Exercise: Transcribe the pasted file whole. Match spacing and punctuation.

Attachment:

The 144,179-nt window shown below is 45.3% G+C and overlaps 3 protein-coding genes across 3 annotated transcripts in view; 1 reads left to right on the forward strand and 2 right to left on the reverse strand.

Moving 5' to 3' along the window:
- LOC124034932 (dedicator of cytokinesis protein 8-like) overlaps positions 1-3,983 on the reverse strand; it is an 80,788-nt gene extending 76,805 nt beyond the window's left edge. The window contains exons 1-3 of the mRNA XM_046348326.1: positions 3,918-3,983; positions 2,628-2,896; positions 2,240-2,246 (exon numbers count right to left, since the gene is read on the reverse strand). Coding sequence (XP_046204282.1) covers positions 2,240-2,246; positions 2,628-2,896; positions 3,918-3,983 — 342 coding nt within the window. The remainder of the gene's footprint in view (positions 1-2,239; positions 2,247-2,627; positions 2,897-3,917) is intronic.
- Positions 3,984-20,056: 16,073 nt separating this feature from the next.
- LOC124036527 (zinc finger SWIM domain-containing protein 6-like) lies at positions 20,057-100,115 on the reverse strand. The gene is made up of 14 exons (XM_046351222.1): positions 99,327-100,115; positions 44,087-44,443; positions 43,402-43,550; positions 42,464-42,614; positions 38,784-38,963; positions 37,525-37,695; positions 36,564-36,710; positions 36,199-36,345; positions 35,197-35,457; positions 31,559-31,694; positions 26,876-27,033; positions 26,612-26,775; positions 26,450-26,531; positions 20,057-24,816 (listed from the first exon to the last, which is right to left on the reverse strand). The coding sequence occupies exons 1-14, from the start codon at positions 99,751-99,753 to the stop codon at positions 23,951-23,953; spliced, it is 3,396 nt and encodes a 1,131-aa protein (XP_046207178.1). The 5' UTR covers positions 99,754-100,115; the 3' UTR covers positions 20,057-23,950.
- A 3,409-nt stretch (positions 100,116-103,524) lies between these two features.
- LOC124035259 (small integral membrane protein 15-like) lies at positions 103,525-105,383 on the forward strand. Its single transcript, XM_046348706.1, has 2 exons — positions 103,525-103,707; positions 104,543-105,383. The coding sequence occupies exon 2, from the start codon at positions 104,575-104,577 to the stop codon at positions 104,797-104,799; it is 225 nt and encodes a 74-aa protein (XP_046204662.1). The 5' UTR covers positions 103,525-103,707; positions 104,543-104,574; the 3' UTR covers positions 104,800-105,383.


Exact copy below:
The 144,179-nt window shown below is 45.3% G+C and overlaps 3 protein-coding genes across 3 annotated transcripts in view; 1 reads left to right on the forward strand and 2 right to left on the reverse strand.

Moving 5' to 3' along the window:
- LOC124034932 (dedicator of cytokinesis protein 8-like) overlaps positions 1-3,983 on the reverse strand; it is an 80,788-nt gene extending 76,805 nt beyond the window's left edge. The window contains exons 1-3 of the mRNA XM_046348326.1: positions 3,918-3,983; positions 2,628-2,896; positions 2,240-2,246 (exon numbers count right to left, since the gene is read on the reverse strand). Coding sequence (XP_046204282.1) covers positions 2,240-2,246; positions 2,628-2,896; positions 3,918-3,983 — 342 coding nt within the window. The remainder of the gene's footprint in view (positions 1-2,239; positions 2,247-2,627; positions 2,897-3,917) is intronic.
- Positions 3,984-20,056: 16,073 nt separating this feature from the next.
- LOC124036527 (zinc finger SWIM domain-containing protein 6-like) lies at positions 20,057-100,115 on the reverse strand. The gene is made up of 14 exons (XM_046351222.1): positions 99,327-100,115; positions 44,087-44,443; positions 43,402-43,550; positions 42,464-42,614; positions 38,784-38,963; positions 37,525-37,695; positions 36,564-36,710; positions 36,199-36,345; positions 35,197-35,457; positions 31,559-31,694; positions 26,876-27,033; positions 26,612-26,775; positions 26,450-26,531; positions 20,057-24,816 (listed from the first exon to the last, which is right to left on the reverse strand). The coding sequence occupies exons 1-14, from the start codon at positions 99,751-99,753 to the stop codon at positions 23,951-23,953; spliced, it is 3,396 nt and encodes a 1,131-aa protein (XP_046207178.1). The 5' UTR covers positions 99,754-100,115; the 3' UTR covers positions 20,057-23,950.
- A 3,409-nt stretch (positions 100,116-103,524) lies between these two features.
- LOC124035259 (small integral membrane protein 15-like) lies at positions 103,525-105,383 on the forward strand. Its single transcript, XM_046348706.1, has 2 exons — positions 103,525-103,707; positions 104,543-105,383. The coding sequence occupies exon 2, from the start codon at positions 104,575-104,577 to the stop codon at positions 104,797-104,799; it is 225 nt and encodes a 74-aa protein (XP_046204662.1). The 5' UTR covers positions 103,525-103,707; positions 104,543-104,574; the 3' UTR covers positions 104,800-105,383.